There was a time in the not too distant past—say, nine months ago—when the Turing test seemed like a pretty stringent detector of machine intelligence. Chances are you’re familiar with how it works: Human judges hold text conversations with two hidden interlocutors, one human and one computer, and try to determine which is which. If the computer manages to fool at least 30 percent of the judges, it passes the test and is pronounced capable of thought.
For 70 years, it was hard to imagine how a computer could pass the test without possessing what AI researchers now call artificial general intelligence, the entire range of human intellectual capacities. Then along came large language models such as GPT and Bard, and the Turing test suddenly began seeming strangely outmoded. OK, sure, a casual user today might admit with a shrug, GPT-4 might very well pass a Turing test if you asked it to impersonate a human. But so what? LLMs lack long-term memory, the capacity to form relationships, and a litany of other human capabilities. They clearly have some way to go before we’re ready to start befriending them, hiring them, and electing them to public office.
And yeah, maybe the test does feel a little empty now. But it was never merely a pass/fail benchmark. Its creator, Alan Turing, a gay man sentenced in his time to chemical castration, based his test on an ethos of radical inclusivity: The gap between genuine intelligence and a fully convincing imitation of intelligence is only as wide as our own prejudice. When a computer provokes real human responses in us—engaging our intellect, our amazement, our gratitude, our empathy, even our fear—that is more than empty mimicry.
So maybe we need a new test: the Actual Alan Turing Test. Bring the historical Alan Turing, father of modern computing—a tall, fit, somewhat awkward man with straight dark hair, loved by colleagues for his childlike curiosity and playful humor, personally responsible for saving an estimated 14 million lives in World War II by cracking the Nazi Enigma code, subsequently persecuted so severely by England for his homosexuality that it may have led to his suicide—into a comfortable laboratory room with an open MacBook sitting on the desk. Explain that what he sees before him is merely an enormously glorified incarnation of what is now widely known by computer scientists as a “Turing machine.” Give him a second or two to really take that in, maybe offering a word of thanks for completely transforming our world. Then hand him a stack of research papers on artificial neural networks and LLMs, give him access to GPT’s source code, open up a ChatGPT prompt window—or, better yet, a Bing-before-all-the-sanitizing window—and set him loose.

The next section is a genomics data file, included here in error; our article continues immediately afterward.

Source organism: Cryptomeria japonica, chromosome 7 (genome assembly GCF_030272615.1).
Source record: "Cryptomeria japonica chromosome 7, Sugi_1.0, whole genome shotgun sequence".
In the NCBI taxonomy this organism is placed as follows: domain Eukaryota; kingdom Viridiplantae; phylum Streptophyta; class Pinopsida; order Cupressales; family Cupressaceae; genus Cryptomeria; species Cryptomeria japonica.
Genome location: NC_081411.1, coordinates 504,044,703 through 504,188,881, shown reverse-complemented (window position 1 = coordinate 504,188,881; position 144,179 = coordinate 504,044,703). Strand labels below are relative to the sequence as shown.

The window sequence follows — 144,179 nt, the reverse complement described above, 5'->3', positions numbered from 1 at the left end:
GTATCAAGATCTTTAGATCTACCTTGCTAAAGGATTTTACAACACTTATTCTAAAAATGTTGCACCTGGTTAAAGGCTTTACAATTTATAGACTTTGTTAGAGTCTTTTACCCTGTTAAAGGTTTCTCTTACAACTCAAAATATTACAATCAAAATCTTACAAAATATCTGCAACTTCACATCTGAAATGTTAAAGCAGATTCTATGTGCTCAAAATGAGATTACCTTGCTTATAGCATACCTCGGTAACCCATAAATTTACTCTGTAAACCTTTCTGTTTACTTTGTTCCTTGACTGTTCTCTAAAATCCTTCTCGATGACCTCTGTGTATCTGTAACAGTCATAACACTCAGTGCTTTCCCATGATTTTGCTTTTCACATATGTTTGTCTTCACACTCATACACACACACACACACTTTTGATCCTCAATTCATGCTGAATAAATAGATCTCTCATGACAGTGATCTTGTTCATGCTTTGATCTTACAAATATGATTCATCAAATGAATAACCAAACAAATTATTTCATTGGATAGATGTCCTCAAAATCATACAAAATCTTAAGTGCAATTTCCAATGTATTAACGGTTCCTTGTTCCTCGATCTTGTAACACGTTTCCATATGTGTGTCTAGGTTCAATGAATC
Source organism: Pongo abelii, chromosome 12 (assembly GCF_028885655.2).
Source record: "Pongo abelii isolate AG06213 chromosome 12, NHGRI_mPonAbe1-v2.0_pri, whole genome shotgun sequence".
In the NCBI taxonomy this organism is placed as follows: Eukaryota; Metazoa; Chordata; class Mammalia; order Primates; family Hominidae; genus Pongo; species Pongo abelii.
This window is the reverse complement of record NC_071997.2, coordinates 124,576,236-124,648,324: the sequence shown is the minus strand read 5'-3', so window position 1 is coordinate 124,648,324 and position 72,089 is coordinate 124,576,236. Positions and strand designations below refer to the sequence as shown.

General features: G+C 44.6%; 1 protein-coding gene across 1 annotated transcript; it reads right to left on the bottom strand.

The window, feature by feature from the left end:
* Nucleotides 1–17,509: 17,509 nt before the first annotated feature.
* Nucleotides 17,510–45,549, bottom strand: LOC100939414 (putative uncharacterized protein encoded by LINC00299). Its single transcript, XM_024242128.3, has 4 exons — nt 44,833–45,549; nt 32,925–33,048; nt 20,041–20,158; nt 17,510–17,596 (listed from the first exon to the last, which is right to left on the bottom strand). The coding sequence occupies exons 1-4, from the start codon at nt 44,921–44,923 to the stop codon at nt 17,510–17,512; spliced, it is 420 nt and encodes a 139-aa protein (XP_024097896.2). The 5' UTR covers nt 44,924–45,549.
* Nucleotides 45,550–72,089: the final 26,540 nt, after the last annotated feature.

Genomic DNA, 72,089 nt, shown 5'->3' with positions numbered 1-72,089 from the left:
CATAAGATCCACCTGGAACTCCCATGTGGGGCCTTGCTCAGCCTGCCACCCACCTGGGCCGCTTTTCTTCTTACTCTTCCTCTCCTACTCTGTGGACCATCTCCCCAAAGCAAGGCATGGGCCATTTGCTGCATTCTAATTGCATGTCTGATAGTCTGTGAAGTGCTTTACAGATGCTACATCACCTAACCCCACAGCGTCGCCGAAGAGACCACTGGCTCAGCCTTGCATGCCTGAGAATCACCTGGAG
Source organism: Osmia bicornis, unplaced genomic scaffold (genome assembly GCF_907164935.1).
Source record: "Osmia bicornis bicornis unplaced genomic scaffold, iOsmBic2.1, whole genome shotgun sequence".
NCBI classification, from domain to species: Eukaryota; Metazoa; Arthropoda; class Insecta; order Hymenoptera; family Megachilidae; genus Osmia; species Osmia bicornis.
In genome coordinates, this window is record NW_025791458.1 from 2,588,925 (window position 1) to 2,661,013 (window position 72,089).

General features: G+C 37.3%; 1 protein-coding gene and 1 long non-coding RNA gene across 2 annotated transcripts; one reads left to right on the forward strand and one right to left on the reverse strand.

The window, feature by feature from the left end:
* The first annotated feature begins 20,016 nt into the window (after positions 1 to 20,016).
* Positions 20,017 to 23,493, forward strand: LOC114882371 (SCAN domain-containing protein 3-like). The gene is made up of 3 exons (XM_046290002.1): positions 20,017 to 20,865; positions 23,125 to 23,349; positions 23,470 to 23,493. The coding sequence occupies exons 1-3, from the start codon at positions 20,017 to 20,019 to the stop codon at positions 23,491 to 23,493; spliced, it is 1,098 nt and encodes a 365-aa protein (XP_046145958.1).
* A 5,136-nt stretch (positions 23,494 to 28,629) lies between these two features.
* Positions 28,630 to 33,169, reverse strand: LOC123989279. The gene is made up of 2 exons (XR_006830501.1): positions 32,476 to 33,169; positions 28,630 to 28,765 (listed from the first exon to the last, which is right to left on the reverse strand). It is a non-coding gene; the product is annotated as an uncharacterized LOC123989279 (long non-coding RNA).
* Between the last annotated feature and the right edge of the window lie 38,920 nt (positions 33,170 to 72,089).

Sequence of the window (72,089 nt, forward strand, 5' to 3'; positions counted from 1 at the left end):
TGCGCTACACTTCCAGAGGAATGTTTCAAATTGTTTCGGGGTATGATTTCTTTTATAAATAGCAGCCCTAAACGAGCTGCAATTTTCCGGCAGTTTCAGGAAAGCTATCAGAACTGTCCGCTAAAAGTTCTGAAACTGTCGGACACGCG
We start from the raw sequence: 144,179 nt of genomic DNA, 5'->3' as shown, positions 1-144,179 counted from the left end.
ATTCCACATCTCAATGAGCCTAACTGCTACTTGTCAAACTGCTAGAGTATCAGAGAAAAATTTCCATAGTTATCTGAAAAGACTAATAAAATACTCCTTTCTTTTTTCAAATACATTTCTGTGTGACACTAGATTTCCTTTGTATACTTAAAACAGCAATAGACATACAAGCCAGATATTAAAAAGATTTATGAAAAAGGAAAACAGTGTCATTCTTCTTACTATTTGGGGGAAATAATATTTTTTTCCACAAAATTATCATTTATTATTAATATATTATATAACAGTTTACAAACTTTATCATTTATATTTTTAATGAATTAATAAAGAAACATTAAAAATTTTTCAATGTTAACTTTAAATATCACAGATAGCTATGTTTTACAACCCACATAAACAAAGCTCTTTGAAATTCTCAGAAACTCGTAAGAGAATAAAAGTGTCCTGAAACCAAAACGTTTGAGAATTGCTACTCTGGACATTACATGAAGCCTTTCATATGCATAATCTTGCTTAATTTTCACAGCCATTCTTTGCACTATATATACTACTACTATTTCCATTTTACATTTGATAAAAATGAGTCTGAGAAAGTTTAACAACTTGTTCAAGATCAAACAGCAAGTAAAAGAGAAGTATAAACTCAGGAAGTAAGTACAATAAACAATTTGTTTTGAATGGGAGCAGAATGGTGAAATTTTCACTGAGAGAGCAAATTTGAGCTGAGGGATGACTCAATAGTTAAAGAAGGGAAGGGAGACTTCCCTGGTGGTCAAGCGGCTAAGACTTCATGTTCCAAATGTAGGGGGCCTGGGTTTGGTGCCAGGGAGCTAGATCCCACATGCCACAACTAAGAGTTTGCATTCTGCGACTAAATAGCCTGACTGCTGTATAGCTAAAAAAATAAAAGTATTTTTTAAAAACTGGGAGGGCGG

Imagine Alan Turing initiating a light conversation about long-distance running, World War II historiography, and the theory of computation. Imagine him seeing the realization of all his wildest, most ridiculed speculations scrolling with uncanny speed down the screen. Imagine him asking GPT to solve elementary calculus problems, to infer what human beings might be thinking in various real-world scenarios, to explore complex moral dilemmas, to offer marital counseling and legal advice and an argument for the possibility of machine consciousness—skills which, you inform Turing, have all emerged spontaneously in GPT without any explicit direction by its creators. Imagine him experiencing that little cognitive-emotional lurch that so many of us have now felt: Hello, other mind.
A thinker as deep as Turing would not be blind to GPT’s limitations. As a victim of profound homophobia, he would probably be alert to the dangers of implicit bias encoded in GPT’s training data. It would be apparent to him that despite GPT’s astonishing breadth of knowledge, its creativity and critical reasoning skills are on par with a diligent undergraduate’s at best. And he would certainly recognize that this undergraduate suffers from severe anterograde amnesia, unable to form new relationships or memories beyond its intensive education. But still: Imagine the scale of Turing’s wonder. The computational entity on the laptop in front of him is, in a very real sense, his intellectual child—and ours. Appreciating intelligence in our children as they grow and develop is always, in the end, an act of wonder, and of love. The Actual Alan Turing Test is not a test of AI at all. It is a test of us humans. Are we passing—or failing?